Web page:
Salt Lake City Council passes first housing plan since 2000

SALT LAKE CITY, Utah (News4Utah) – The Salt Lake City Council passed a five-year housing plan which will help adapt to the booming population. The main goal is how to deal with affordability as prices continue to rise.

It’s the first housing plan the city has had since 2000. While the plan is broad, it will give the city a focus on how to integrate affordable housing going forward. Mayor Jackie Biskupski wasted no time implementing the recommendations.

Before the Salt Lake City Council passed the five-year housing plan…they said there was no real direction on how to deal with the overall housing crisis.

"Going from project, to project, to project. Hoping that things are going to work, but not really having a framework by which we’ll follow," said Charlie Luke, Salt Lake City council member.

The newly-passed plan gives a framework for current and future city leaders to work from on how affordable and where housing should go. Biskupski immediately celebrated the plan and signed an executive memo to get staff started on looking at all options. The mayor said affordability is key especially as homeless transition out of soon to be built resource centers.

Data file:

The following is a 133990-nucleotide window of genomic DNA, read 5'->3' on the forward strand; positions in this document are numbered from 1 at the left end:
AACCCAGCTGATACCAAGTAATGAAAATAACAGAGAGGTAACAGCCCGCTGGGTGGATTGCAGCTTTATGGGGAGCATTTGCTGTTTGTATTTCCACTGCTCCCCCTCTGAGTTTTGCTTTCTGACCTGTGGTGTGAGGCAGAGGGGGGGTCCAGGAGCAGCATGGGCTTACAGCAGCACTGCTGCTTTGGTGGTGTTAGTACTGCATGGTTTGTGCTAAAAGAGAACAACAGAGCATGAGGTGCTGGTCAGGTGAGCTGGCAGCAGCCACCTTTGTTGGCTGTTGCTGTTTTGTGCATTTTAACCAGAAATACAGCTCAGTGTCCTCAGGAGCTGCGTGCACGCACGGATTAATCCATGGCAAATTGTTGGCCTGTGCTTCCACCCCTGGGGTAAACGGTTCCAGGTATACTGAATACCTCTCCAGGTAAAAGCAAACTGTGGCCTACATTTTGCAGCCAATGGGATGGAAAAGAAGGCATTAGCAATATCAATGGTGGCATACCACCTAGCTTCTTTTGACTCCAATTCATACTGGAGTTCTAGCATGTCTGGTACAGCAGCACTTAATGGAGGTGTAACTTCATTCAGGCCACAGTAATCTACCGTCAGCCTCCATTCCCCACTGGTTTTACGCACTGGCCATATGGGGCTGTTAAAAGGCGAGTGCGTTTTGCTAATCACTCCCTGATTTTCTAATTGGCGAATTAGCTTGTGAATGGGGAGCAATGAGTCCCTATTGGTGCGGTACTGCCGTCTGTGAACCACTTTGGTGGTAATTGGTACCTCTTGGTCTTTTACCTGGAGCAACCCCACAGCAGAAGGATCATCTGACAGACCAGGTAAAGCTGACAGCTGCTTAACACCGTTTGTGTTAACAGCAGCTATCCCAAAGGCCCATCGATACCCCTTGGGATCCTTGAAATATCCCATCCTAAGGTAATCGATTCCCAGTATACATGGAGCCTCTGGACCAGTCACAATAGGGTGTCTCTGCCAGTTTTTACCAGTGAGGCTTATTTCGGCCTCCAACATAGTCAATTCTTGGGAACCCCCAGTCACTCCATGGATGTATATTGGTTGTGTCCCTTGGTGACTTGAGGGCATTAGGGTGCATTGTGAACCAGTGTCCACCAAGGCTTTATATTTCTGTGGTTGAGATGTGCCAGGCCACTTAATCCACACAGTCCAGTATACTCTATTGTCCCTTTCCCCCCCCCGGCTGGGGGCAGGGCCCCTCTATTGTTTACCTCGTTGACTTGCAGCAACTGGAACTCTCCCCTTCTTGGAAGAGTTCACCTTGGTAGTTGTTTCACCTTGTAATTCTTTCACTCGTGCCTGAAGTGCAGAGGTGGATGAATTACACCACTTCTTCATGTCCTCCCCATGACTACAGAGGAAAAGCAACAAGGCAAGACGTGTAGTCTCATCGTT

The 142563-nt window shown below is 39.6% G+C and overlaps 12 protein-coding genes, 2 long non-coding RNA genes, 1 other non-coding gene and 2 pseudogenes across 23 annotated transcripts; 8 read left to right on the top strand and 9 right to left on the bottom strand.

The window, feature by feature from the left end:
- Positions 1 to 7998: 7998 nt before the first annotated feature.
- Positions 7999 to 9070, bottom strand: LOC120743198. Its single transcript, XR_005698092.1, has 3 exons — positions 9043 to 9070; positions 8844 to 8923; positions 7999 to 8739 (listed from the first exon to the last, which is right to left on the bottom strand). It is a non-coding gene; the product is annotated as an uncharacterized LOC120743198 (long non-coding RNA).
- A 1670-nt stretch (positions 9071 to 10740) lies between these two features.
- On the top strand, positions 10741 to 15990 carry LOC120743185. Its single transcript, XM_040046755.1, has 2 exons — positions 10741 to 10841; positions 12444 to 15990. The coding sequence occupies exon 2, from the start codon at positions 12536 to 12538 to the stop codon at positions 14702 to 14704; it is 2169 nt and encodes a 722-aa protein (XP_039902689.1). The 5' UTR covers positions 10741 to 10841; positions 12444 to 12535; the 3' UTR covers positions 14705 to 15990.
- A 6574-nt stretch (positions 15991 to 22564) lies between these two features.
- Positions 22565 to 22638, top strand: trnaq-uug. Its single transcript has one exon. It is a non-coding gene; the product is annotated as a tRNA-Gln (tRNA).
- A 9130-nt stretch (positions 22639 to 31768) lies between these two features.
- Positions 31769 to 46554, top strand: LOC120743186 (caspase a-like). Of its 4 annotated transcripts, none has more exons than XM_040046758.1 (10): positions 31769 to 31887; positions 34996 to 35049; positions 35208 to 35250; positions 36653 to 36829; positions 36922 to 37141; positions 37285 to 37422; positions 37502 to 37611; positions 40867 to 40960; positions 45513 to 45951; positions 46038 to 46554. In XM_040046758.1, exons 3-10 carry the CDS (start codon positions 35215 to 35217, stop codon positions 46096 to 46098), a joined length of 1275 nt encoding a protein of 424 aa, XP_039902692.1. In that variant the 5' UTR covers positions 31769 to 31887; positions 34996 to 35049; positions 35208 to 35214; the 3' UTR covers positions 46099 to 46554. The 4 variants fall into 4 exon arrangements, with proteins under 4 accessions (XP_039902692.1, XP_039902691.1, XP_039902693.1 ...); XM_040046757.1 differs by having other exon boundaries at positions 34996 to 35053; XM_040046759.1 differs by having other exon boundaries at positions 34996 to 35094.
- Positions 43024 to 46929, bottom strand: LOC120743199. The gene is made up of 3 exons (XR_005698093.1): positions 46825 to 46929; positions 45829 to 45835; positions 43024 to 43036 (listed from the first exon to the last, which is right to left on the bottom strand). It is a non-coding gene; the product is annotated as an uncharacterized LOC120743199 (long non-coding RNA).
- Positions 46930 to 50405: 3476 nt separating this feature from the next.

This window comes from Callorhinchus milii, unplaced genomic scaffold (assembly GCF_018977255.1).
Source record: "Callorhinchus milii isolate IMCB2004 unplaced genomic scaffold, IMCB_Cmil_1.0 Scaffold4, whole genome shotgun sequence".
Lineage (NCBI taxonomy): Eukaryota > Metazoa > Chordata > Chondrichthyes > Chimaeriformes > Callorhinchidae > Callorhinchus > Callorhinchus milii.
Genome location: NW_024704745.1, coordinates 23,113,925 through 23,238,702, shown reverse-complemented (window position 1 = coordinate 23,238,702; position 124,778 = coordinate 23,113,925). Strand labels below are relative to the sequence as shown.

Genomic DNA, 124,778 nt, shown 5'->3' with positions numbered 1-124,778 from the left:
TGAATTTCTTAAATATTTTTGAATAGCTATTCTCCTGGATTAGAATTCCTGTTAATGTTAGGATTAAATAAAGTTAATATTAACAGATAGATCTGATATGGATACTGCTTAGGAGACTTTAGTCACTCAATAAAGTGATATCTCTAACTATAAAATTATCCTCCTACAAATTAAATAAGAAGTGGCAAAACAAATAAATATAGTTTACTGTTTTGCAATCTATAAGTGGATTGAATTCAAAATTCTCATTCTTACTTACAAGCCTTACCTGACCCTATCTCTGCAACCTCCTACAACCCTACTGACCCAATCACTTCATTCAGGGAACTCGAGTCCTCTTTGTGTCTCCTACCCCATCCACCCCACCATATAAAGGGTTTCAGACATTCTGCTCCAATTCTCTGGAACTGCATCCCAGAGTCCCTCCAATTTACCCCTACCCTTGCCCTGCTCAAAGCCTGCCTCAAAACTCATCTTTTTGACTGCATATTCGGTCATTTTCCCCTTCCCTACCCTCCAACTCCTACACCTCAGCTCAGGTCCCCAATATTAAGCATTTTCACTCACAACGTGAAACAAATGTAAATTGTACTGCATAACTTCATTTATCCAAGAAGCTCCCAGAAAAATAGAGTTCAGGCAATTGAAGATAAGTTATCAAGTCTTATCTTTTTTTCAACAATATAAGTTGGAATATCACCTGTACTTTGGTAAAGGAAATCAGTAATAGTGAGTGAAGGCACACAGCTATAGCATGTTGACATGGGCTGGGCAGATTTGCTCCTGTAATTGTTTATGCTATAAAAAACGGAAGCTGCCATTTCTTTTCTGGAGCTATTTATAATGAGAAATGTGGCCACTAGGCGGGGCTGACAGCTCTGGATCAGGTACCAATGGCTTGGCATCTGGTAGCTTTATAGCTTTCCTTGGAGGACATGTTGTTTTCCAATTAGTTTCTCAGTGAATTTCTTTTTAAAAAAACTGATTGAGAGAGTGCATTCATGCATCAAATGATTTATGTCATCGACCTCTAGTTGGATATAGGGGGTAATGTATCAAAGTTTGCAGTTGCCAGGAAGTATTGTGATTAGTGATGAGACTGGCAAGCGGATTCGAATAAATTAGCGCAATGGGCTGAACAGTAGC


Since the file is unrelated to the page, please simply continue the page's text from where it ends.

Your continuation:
.@slcmayor celebrating passage of housing plan for the city @abc4utah pic.twitter.com/GWkOhXiBo9

— Glen Beeby (@GlenBeebyNews) December 13, 2017

"To make sure that there is real opportunity for them to be successful when they leave a resource center,” said Biskupski.

The mayor said if housing is built on city owned properties they can set requirements for the number of affordable units. Both the mayor and council stress the plan calls for affordable housing to be spread out to all areas of the city.

"Dynamic multi-use properties that will have a mix of incomes. We don’t want to bunch all affordability into one area," said Luke.

The mayor also called for the city to look into an inclusive ordinance which in the future could require new developments to have a certain number of affordable units, but officials think for now it can be done with partnerships instead. The mayor hopes to have at least 700 affordable units in place by June of 2019.

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